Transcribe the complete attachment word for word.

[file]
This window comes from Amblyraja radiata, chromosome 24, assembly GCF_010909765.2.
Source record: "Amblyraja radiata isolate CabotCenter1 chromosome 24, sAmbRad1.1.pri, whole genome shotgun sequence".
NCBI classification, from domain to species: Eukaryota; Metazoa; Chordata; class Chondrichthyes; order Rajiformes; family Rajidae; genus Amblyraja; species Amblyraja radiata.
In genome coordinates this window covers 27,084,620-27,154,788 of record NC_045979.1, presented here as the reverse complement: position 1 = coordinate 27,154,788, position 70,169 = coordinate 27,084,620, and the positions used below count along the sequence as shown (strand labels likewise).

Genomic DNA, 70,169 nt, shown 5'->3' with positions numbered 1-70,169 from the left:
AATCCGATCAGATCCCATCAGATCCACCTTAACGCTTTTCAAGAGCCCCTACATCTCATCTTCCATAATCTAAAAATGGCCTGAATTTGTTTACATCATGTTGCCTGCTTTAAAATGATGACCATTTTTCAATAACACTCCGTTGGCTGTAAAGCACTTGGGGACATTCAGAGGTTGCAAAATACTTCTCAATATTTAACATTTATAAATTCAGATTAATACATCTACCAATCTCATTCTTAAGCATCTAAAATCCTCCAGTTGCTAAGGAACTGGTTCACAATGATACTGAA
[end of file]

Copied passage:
This window comes from Amblyraja radiata, chromosome 24, assembly GCF_010909765.2.
Source record: "Amblyraja radiata isolate CabotCenter1 chromosome 24, sAmbRad1.1.pri, whole genome shotgun sequence".
NCBI classification, from domain to species: Eukaryota; Metazoa; Chordata; class Chondrichthyes; order Rajiformes; family Rajidae; genus Amblyraja; species Amblyraja radiata.
In genome coordinates this window covers 27,084,620-27,154,788 of record NC_045979.1, presented here as the reverse complement: position 1 = coordinate 27,154,788, position 70,169 = coordinate 27,084,620, and the positions used below count along the sequence as shown (strand labels likewise).

Genomic DNA, 70,169 nt, shown 5'->3' with positions numbered 1-70,169 from the left:
AATCCGATCAGATCCCATCAGATCCACCTTAACGCTTTTCAAGAGCCCCTACATCTCATCTTCCATAATCTAAAAATGGCCTGAATTTGTTTACATCATGTTGCCTGCTTTAAAATGATGACCATTTTTCAATAACACTCCGTTGGCTGTAAAGCACTTGGGGACATTCAGAGGTTGCAAAATACTTCTCAATATTTAACATTTATAAATTCAGATTAATACATCTACCAATCTCATTCTTAAGCATCTAAAATCCTCCAGTTGCTAAGGAACTGGTTCACAATGATACTGAA